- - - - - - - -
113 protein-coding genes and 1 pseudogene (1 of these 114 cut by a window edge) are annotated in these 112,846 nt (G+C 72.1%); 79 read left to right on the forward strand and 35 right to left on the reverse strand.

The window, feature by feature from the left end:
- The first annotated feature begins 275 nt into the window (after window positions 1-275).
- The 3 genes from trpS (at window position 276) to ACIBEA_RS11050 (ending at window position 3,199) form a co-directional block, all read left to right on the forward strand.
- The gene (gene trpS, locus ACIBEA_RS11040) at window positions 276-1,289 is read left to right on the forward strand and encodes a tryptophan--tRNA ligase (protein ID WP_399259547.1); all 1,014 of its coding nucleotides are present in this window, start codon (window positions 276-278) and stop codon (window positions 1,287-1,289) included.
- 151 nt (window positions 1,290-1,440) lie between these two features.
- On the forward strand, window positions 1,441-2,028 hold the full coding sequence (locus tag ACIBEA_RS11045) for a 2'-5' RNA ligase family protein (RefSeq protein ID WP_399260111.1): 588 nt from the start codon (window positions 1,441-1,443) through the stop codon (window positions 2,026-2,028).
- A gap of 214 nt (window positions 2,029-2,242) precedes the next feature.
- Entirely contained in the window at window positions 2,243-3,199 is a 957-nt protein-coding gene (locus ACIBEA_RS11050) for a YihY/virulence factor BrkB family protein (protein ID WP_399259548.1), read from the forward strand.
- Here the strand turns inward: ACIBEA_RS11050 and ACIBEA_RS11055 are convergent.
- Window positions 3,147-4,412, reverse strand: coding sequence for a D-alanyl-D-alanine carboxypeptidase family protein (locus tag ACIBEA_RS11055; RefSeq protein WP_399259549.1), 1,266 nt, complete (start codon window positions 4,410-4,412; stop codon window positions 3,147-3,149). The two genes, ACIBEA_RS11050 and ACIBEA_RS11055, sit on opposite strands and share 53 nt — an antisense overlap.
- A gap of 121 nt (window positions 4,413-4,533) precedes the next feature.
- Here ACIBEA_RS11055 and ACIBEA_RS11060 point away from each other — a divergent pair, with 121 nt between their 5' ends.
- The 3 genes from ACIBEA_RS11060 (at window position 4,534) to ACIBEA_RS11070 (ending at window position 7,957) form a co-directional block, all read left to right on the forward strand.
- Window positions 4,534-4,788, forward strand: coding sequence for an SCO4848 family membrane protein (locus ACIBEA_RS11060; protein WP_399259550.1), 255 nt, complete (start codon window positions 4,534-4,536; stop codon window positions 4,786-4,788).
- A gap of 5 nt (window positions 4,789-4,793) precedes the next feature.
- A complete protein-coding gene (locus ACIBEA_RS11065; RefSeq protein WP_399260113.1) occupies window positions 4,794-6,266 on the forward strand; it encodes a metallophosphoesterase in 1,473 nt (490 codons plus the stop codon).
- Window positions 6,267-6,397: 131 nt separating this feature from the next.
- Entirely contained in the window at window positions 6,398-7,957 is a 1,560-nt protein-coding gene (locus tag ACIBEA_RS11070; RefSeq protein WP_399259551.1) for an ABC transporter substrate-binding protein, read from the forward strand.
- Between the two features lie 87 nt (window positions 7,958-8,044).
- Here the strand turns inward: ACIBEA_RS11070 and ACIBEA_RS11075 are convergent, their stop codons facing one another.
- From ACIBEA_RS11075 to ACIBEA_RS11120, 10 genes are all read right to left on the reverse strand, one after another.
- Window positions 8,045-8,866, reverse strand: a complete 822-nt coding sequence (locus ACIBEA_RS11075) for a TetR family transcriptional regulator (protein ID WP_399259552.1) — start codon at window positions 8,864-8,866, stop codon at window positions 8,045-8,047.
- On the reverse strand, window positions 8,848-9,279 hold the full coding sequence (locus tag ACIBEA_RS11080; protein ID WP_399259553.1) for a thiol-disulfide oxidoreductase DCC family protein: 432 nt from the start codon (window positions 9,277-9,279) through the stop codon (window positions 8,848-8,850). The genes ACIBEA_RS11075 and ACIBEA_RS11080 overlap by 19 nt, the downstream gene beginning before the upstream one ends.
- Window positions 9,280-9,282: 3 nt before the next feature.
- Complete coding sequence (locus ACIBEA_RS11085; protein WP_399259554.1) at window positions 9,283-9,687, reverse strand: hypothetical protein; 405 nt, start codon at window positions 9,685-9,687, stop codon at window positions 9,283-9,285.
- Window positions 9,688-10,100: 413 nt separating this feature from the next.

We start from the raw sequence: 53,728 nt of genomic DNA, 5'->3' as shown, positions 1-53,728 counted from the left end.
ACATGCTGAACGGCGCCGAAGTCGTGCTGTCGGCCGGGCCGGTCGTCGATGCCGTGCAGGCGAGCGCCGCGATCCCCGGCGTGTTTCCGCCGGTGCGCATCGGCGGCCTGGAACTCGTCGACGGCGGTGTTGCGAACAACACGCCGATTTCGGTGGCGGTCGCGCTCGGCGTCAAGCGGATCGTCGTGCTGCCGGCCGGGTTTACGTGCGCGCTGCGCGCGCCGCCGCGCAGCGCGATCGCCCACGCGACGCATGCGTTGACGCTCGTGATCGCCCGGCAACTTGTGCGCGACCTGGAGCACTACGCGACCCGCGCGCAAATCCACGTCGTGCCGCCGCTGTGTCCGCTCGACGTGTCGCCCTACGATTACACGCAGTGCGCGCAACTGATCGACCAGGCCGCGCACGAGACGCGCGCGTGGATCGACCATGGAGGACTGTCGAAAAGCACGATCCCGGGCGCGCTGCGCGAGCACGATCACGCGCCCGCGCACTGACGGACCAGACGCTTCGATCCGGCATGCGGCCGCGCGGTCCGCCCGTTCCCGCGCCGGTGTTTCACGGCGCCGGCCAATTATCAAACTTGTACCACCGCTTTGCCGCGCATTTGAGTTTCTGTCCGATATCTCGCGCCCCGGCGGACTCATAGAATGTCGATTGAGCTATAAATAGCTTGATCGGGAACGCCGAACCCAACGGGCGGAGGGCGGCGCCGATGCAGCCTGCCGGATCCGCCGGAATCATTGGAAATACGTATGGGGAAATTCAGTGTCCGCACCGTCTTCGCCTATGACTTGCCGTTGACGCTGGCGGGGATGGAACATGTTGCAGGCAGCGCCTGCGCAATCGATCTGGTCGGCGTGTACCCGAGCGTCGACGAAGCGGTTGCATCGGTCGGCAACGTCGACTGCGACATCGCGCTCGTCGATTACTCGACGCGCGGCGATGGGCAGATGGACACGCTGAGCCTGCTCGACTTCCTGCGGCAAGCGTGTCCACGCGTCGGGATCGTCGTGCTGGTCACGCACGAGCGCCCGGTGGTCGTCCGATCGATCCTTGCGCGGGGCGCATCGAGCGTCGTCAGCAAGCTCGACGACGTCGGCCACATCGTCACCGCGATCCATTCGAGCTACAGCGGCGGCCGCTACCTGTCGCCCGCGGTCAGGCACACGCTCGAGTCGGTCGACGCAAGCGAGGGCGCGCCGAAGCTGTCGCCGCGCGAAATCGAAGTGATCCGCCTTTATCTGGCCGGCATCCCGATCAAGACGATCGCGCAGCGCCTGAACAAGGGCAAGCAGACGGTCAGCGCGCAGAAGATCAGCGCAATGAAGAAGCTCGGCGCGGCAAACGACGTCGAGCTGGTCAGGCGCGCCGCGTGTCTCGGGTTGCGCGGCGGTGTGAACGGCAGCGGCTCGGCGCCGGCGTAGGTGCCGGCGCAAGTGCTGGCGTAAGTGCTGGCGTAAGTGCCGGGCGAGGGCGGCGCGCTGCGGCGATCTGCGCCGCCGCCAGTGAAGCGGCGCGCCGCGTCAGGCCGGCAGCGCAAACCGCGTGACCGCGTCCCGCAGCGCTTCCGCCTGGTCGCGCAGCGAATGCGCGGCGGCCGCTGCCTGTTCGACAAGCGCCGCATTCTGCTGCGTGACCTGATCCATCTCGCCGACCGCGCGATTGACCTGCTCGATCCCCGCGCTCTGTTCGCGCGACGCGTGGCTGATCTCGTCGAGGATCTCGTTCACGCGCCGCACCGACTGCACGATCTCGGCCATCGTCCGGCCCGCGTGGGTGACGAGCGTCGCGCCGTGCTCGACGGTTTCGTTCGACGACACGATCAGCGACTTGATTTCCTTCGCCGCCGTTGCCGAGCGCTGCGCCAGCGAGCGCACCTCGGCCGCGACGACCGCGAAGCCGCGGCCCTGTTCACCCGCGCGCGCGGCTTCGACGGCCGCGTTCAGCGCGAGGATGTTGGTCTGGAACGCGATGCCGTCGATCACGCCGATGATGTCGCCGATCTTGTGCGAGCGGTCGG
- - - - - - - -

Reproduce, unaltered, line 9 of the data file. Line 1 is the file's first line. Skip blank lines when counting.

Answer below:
- Entirely contained in the window at window positions 2,243-3,199 is a 957-nt protein-coding gene (locus ACIBEA_RS11050) for a YihY/virulence factor BrkB family protein (protein ID WP_399259548.1), read from the forward strand.